Of course, the first thought that comes to everyone’s mind when someone mentions English theatre is that it is the land of Shakespeare. Yet, the English stages are rich in other theatrical treats, from unique theatre architecture and brilliant venues to innovative playwrights and directors. You can see charming unpretentious plays in small, lovely theaters, or you can go for the huge stage productions. In London you can basically find anything – and if you are lucky, you might even get to see some very famous names like Ian McKellen and Richard Armitage rocking the stage. So, what path should you take if you want to experience the authentic English theatre? Here's what you need to know.
The early beginnings of theatre came to England with the Romans who introduced their auditoriums to Britain (and mind that much of the Roman theatre was inspired by the Greeks, who invented this noble art). Up to the Medieval times, English theatre was far from what we perceive as theatre today but it was still exciting. It mainly consisted of mummer's plays and things like Morris dances, i.e. dances that were performed by groups with swords. Shakespeare had to wait for a few more centuries to get up on the stage but the people of that time were certainly satisfied with the repertoire.
From around 1350, theatre gained huge popularity in England. This mainly had to do with the fact that the church took quite an interest in using theatrical plays as a way to spread their message. Theatre was seen as a great tool of explaining Christianity to ordinary people, with many of them still being illiterate and unable to read religious books. People took to it well. After all, it was a nice break from their everyday life, it was an act of bringing the community together, and many of the plays were actually quite entertaining. You see, “edutainment” is not exactly a modern thing. The church knew how to do it in the middle ages!
Henry VIII (who reigned over England from 1509 to 1547) was a man who cared for his leisure time and wanted to spend it having fun. The court entertainment, as another theatrical form, became highly important. Religious plays, on the other hand, suffered quite a bit because of the Reformation. Secular drama became dominant, and while plays in the past had often been performed in mobile wagons or in big halls in the homes of the rich and royal, the 16th century saw the emergence of the first proper playhouses in England. The first playhouse was built outside the city walls of London as London was not that keen on public performances yet.
The late 16th century is often seen as a vital period for English theatre. It was the time of playwrights like Shakespeare and Christopher Marlowe, whose immortal verses became one of the cornerstones of modern writing. Interestingly, the writers of these times were also very prolific, as their theatre companies were performing up to 40 new plays each year. Some personal dramas were also in the game, as different companies engaged in some serious rivalry, and the main actors also had shares in the theatres – so the more popular their plays were, the more they also earned. Minor actors were only paid on a weekly base. Theatres also worked with young boys, needed to play female roles, who received only some pocket money as they were only seen as apprentices.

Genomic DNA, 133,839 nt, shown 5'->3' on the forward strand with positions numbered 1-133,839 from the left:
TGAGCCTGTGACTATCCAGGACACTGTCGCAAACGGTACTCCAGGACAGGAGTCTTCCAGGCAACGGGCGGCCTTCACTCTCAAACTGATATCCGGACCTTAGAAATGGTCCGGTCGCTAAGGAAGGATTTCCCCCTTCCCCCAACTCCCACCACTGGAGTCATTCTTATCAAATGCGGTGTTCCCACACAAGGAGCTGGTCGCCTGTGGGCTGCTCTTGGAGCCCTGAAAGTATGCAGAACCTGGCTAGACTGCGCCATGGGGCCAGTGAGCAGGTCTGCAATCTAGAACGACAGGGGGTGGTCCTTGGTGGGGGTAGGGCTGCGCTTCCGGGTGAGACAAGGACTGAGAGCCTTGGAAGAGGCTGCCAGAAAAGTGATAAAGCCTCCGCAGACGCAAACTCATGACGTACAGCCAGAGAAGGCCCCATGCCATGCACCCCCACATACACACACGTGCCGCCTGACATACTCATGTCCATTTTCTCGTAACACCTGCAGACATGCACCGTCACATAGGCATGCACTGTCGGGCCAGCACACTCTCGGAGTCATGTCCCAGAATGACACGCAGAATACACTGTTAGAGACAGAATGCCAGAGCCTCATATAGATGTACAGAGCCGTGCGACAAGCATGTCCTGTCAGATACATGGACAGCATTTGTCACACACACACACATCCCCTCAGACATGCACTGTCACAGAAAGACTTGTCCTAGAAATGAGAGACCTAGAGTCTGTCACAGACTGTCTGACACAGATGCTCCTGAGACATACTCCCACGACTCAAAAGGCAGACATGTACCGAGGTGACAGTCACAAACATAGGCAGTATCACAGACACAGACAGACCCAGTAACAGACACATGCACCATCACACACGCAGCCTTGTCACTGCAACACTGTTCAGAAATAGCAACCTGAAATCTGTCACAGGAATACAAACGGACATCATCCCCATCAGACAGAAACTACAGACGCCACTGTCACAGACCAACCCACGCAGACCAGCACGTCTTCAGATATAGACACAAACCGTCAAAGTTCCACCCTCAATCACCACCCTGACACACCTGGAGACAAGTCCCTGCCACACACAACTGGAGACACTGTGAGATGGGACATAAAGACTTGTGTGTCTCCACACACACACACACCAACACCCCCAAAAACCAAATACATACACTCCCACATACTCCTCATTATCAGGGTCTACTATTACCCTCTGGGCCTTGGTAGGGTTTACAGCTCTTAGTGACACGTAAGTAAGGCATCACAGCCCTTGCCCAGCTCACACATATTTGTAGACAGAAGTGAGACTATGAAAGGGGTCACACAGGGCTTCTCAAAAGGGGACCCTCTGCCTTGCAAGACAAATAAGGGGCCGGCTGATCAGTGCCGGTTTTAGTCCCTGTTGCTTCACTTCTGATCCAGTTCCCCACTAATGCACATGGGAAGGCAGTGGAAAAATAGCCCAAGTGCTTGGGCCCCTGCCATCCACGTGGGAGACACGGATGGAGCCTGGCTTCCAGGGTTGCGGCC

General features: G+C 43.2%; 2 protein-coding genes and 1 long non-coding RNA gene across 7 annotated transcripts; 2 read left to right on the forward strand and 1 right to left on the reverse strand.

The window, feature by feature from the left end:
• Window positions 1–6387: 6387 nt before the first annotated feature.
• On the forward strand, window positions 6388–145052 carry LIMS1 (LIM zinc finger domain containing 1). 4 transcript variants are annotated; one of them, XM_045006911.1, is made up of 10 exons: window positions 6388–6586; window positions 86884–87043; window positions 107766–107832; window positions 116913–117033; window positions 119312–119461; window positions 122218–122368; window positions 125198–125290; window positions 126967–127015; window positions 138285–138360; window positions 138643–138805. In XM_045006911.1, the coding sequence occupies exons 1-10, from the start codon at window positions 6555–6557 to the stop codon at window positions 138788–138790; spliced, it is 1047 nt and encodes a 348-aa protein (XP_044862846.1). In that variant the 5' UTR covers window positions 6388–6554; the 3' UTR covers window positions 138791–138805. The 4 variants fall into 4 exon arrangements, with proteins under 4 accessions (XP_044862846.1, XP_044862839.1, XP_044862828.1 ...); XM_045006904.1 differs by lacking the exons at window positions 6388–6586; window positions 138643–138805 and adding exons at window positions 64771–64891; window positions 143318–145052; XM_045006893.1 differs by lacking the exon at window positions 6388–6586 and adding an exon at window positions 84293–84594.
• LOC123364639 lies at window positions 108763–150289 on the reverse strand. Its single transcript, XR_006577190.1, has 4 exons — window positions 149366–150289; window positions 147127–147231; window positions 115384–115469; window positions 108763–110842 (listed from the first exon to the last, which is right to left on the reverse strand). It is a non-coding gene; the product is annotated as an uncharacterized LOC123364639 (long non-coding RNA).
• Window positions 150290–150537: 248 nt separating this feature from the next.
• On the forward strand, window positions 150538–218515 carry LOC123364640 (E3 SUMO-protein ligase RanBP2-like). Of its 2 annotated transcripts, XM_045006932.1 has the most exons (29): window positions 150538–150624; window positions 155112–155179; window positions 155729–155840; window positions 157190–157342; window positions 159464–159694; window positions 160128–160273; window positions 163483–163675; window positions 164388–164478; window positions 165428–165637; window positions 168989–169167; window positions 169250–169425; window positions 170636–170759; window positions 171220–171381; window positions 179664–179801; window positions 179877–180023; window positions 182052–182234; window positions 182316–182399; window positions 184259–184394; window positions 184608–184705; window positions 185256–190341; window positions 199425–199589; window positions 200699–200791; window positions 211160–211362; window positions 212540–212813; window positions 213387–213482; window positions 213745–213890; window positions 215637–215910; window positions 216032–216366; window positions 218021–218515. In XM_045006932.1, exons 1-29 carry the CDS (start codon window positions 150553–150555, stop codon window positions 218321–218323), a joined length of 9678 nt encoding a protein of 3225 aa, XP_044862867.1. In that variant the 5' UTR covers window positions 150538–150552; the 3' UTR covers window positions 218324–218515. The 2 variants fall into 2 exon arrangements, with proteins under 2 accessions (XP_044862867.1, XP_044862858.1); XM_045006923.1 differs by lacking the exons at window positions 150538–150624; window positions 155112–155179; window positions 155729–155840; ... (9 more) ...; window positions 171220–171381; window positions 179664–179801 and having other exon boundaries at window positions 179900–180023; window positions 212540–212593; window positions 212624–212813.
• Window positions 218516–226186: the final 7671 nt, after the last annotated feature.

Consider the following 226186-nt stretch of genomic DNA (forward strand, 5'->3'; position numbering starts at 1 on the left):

In 1599, the famous Globe Theater was erected. Up to three thousand people could see the plays in this new theatre, and today it is mainly well-known because some of Shakespeare's most famous and most popular plays were written for this theatre. Don't confuse 1990 reconstruction of the Globe with the original – the new Globe, however, is a poignant way of honouring Shakespeare and Elizabethan theatre.
Shakespeare died in 1616, and unlike many of his contemporary writers, he lived a life with relatively little scandals. He might have been too busy focusing on his writing – or he might just have been better at keeping his secrets secret. Maybe his secrecy brought us into today’s situation when we are questioning his true identity. Whatever the story behind Shakespeare’s name is, his plays are one of England’s most precious legacies.
Grand Opera House, York
During the civil war, theatres were closed for eighteen years, as it was feared that these venues could be places for civil unrest. During the restoration, theatres in England changed once more – one very notable change was that female playwrights were finally also accepted. In the following centuries, theatres became even more popular, more and more proper venues were built, and quite a few people could make a living with being actors or playwrights alone.
One might assume that theatre does not play such an important role in modern England anymore – after all, there is a lot of competition for theatres in the form of cinemas, TV, concerts or computer games. However, when you pick up any copy of magazines in London that tell you “What's up in London” (or any other bigger city in England), you will always see that theatre plays still hold a vital role in the entertainment scene in England. Some of the world’s most important theatre names in the past few decades have emerged in England (Sarah Kane probably rings the bell), proving that our stages still care about being relevant.
'Sky Mirror' sculpture outside Nottingham Playhouse, iconic sculpture by artist Anish Kapoor, located on the forecourt of Nottingham, premier producing theatre, Nottingham Playhouse
Small troupes and alternative venues make English theatre even more dynamic. Virtually everywhere you go, you can get the thrill of the enthusiastic independent productions or community theatres. Whether you choose ambitious and expensive productions of classics, independent interpretations of Shakespeare in cool alternative venues or debut plays by upcoming playwrights, you will have plenty on your table!